This month we focused primarily on keeping track of how the various food crops we have planted have done on the roof and wall systems we cultivated. Given that this is an experimental planting, we do not expect every species to be successful. Hopefully we can ascertain which species will be viable for green roof production in the future from this planting. As such, I wanted to share my impressions of how the crops we’ve planted on the green roof and living wall have done thus far as we come to the end of the semester.
We’ll start with the green roof, which I have to say is very successful overall. Many of the transplants survived and look healthy, and most of the seedlings have germinated into promising little sprouts. The transplants include primarily strawberry, mint, parsley, and cilantro varietals. Here, you can see them at planting and today (12/7):
As you can see, there has been substantial growth, and to our excitement it looks like some plants are doing quite well. The best performers are the herbs: parsley, cilantro, thyme, and chives. The strawberries and mint are a different story. While the majority of both crops are still alive, they seem to be struggling and just don’t look as happy as the herbs.
From seed, we planted the green roof with lettuce, kale, arugula, spinach, garlic, radishes, turnips, shallots, and perhaps a couple others. Most of these are doing fairly well, with the exception of the turnips and perhaps radishes. All of the seeds planted have germinated into seedlings in a majority of the modules, as seen in the kale and arugula modules pictured below.
There are some differences between varietals as well, as the Beira Kale we planted has fallen prey to some critter that has no interest in the Red Russian Kale pictured above. There is also variation in health among species and varietals across the modules. This seems due to sun/shade discrepancies resulting from all the walls surrounding the roof. Generally, the more southerly modules look less vibrant than others. Given how early in their life cycle it is for many of these crops, it is too early to determine which will produce the best, but overall I am excited with the results thus far.
The living wall we planted primarily with transplants, with some direct seeding to compare. The species included are strawberry, mint, lettuce, collards, garlic, shallots, and some random ones we had left over. Below you can see a picture of the wall midway through planting. This system is designed so that each plant has its own pouch of soil, which is then inserted into a pocket on the wall. The plants are confined to their pouches, which are watered by dip irrigation. As I see it, this design poses several problems, which is probably why the plants on this wall do not look great today.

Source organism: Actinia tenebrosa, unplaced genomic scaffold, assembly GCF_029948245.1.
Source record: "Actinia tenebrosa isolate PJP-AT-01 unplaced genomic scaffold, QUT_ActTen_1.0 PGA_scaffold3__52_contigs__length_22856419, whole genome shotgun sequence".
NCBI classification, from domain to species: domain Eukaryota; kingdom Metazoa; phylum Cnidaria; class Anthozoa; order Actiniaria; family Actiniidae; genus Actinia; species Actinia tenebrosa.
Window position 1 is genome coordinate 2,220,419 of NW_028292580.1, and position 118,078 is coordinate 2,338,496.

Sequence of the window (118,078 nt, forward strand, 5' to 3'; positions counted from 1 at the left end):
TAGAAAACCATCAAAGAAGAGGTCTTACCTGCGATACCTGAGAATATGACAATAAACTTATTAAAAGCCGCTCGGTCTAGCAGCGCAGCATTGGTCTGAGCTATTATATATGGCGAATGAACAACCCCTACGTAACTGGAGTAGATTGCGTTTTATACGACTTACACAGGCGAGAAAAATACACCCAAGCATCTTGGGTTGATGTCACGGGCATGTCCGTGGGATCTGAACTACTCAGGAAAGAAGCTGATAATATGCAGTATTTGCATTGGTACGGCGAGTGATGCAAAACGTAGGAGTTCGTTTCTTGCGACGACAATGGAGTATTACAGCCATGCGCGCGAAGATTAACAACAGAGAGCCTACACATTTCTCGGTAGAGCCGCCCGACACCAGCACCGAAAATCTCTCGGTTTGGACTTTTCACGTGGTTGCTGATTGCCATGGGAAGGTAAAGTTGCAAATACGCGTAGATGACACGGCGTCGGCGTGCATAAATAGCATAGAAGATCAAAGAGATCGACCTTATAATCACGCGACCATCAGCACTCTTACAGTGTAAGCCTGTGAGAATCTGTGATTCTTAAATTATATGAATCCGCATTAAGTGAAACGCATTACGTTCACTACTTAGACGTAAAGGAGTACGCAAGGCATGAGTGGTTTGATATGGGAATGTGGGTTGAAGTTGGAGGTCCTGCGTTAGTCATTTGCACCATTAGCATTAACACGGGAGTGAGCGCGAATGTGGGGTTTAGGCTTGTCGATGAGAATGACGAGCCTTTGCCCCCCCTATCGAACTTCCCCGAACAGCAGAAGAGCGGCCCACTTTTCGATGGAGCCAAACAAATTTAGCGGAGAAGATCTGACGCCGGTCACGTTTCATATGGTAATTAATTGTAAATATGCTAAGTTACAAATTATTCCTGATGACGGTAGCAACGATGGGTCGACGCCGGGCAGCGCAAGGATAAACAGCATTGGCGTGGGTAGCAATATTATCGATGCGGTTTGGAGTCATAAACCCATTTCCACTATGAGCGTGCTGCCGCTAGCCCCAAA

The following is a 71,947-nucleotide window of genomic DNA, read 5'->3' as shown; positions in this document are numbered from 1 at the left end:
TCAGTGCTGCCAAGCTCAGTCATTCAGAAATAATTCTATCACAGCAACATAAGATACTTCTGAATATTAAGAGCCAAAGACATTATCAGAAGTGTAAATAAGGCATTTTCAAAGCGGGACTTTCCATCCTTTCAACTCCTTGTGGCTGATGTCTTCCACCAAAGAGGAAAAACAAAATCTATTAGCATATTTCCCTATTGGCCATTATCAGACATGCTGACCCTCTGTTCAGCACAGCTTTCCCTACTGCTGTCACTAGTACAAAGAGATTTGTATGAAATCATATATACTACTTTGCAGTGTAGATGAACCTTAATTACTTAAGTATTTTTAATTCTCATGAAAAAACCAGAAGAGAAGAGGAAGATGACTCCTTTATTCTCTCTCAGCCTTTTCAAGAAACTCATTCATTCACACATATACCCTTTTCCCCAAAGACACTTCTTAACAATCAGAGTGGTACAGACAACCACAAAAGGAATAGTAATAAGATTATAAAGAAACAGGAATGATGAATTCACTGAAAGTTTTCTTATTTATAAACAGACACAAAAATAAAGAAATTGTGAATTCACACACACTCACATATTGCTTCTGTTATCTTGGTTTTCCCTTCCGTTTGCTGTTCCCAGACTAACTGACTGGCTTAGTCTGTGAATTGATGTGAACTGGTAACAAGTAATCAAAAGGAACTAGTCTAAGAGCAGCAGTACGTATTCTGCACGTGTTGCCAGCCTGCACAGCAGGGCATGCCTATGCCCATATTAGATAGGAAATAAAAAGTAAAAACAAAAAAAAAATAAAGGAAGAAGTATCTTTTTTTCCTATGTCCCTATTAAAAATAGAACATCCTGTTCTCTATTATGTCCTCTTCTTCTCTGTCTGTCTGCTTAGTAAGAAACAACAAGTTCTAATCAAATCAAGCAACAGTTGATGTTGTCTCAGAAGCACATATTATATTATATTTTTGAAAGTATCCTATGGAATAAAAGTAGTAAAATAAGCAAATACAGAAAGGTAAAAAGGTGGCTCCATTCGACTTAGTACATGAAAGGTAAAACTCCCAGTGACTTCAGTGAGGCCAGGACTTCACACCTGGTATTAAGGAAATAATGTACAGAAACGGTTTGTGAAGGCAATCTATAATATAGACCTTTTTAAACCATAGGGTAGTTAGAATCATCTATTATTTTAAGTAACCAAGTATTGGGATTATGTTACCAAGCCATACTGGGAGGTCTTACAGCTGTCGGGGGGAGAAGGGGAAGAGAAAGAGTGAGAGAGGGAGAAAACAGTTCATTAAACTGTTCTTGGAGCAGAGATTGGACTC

First, the pocket system puts a lot of stress on the plants. Since the pockets are directly under one another, and not offset, irrigation from the drip system seldom affects more than the row directly underneath it. I pulled many dry pockets off the wall when we were preparing to plant. Furthermore, the pockets contain a limited amount of soil for the plants to grow in, restricting their capacity for growth. Finally, each pocket has a skirt, and this often interferes with sunlight reaching the plant in the pocket below. I had to pull several plants out from behind the skirt and back into the sun during our species count. Below, you can see an example of a pocket, with the irrigation line and the skirt from the pocket above it.
For now, many of the plants on the wall are still alive, but few are doing great. The mint and strawberries look to be struggling, while it’s hard to tell on the lettuce transplants. Nothing seems to have grown much since being up there. Flaws in the roof system aside, it will be interesting to see how the plants turn out in the spring. Hopefully, we can demonstrate that food can be grown on walls as well as roofs.
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